How to Clean a Stove Top

Learn how to clean different types of stove tops with these smart ideas for glass tops, gas burner grates, and electric coil burners.

Learn how to clean different types of stove tops with these smart ideas for glass tops, gas burner grates, and electric coil burners.

Of all the surfaces in your kitchen, your cook top probably suffers the most spills, splashes, and stains. Keep it looking pristine by spot-cleaning minor mishaps at mealtime and dedicating time each week to perform a more thorough scrubbing. A daily wipe-down only requires a quick swipe with a damp cloth and will prevent food and oils from hardening onto your stove top. However, scrubbing your stove top weekly requires a little more work. Whether you have a glass cook top, a gas stove, or electric coil burners, we'll show you the best way to rid your cooking surface of any leftover residue.

Click here for the ultimate kitchen cleaning checklist.

Glass Cook Top

Electric cook tops have become a popular choice over the years. They're smooth, flat, and almost undetectable on a kitchen counter. Their safety features have improved, too. The latest electric cook tops use induction cooking technology that can boil your water while keeping the cooking surface cool to the touch. 

A big selling point for glass cook tops is that they're easy to clean. With a flat surface, wiping with a cloth after every meal is barely considered a chore. However, grease splatters and bubbling sauce can build up over a few days of cooking.

To clean tough stains on a glass cook top, use a single-edged scraper. The scraper lets you target stubborn buildup and hard-to-clean edges and crevices. Soak the problem area in a cleaner approved for glass cook tops and let it sit. Then, scrape slowly, firmly, and carefully, holding the blade at a low 30- to 40-degree angle. Don't press too hard and avoid holding the scraper at a high angle so you don't accidentally crack the glass. Then, wipe the glass cook top clean with a clean cloth.

Here's our guide to your stove's inner workings.

Gas Cook Top

Gas cook tops continue to be one of the most popular stove options. They use a real flame that provides responsive, even heating. Modern gas cook tops offer a range of burner sizes and shapes, so you can always find the right surface for the job. Since your cookware sits atop grates, you can use stoneware or cast iron skillets, which would otherwise scratch a glass cook top.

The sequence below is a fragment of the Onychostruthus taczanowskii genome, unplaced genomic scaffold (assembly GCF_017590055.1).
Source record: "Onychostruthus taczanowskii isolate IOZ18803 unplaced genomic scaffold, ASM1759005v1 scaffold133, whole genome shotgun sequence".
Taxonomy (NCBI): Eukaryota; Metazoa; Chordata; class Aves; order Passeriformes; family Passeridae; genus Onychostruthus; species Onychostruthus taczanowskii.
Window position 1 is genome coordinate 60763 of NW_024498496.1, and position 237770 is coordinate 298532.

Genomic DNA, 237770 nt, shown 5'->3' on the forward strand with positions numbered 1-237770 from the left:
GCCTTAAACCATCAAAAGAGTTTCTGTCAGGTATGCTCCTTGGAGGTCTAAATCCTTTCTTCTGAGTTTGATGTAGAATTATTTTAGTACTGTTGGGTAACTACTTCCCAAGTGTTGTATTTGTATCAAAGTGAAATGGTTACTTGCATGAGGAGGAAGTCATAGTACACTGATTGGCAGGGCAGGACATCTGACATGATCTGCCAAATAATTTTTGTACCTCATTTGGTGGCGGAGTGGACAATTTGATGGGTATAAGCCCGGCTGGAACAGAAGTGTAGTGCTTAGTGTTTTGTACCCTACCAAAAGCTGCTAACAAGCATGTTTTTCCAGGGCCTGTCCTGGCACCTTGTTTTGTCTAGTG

Grates make cleaning a gas cook top more difficult. Grease, oil, and food particles splatter onto the grates and stay there until the buildup becomes noticeable. By then, the sticky residue is stubborn. If the manual for your gas cook top says it's okay, you can run the grates in your dishwasher on a regular basis. For cooked-on stains, soak the grates in warm, soapy water in the sink. Scrub the grates gently. If they aren't coated, you can use a gentle scouring pad. For coated grates, use a sponge.

Learn more about gas kitchen stove here.

Electric Coil Cook Top

Electric coil cook tops look like a gas stove but cook with electricity. The electric-powered coil burners provide even heating that can be adjusted according to the heat knobs. No flame means a safer way to cook, which might be ideal for families with young kids or curious pets.

Like the grates on a gas cook top, electric coil burners are prone to sticky residue from cooking. To clean them well, you must remove the electric coil burners first. Gently unplug the burner and wipe it with a sponge soaked in warm, soapy water. As you clean, be careful not to get the electrical connection wet. Rinse and set aside to dry thoroughly. While the burners are drying, wipe down the rest of your electric cook top, getting into every nook and cranny with a damp cloth or sponge. Once dry, reattach the coil burners. 

Here are easy-to-clean kitchen design tips.

1 Comment

  1. What is the best way to clean those areas of a gas cooktop right next to the flame? I have found that there always seem to be areas that will not clean , no matter what I do.

    1. i have had a house cleaning business for 28 yrs. in my experience, i have found using an oven cleaner, preferably one that does not have noxious fumes, works well on all stove top surfaces - enamel, stainless steel, glass. i'll let it set for 20-30 min. before wiping it off. also, a single-edge razor blade works on baked on grease spots if used very gently.

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